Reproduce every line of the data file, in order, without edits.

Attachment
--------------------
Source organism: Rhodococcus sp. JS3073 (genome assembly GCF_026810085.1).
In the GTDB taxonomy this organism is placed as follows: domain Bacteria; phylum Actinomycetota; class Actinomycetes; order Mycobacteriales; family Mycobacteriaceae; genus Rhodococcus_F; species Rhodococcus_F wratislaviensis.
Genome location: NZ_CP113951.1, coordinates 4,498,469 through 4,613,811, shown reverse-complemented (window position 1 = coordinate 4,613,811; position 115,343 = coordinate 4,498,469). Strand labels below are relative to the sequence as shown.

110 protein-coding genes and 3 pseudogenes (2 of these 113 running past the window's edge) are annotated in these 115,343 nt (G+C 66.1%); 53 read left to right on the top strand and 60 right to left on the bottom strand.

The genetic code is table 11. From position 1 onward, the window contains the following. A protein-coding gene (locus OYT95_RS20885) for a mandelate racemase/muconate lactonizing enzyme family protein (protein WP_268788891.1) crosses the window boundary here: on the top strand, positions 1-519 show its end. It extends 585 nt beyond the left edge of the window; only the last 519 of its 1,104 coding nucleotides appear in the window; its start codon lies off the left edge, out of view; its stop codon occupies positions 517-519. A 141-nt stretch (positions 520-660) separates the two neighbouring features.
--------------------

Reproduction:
Source organism: Rhodococcus sp. JS3073 (genome assembly GCF_026810085.1).
In the GTDB taxonomy this organism is placed as follows: domain Bacteria; phylum Actinomycetota; class Actinomycetes; order Mycobacteriales; family Mycobacteriaceae; genus Rhodococcus_F; species Rhodococcus_F wratislaviensis.
Genome location: NZ_CP113951.1, coordinates 4,498,469 through 4,613,811, shown reverse-complemented (window position 1 = coordinate 4,613,811; position 115,343 = coordinate 4,498,469). Strand labels below are relative to the sequence as shown.

110 protein-coding genes and 3 pseudogenes (2 of these 113 running past the window's edge) are annotated in these 115,343 nt (G+C 66.1%); 53 read left to right on the top strand and 60 right to left on the bottom strand.

The genetic code is table 11. From position 1 onward, the window contains the following. A protein-coding gene (locus OYT95_RS20885) for a mandelate racemase/muconate lactonizing enzyme family protein (protein WP_268788891.1) crosses the window boundary here: on the top strand, positions 1-519 show its end. It extends 585 nt beyond the left edge of the window; only the last 519 of its 1,104 coding nucleotides appear in the window; its start codon lies off the left edge, out of view; its stop codon occupies positions 517-519. A 141-nt stretch (positions 520-660) separates the two neighbouring features.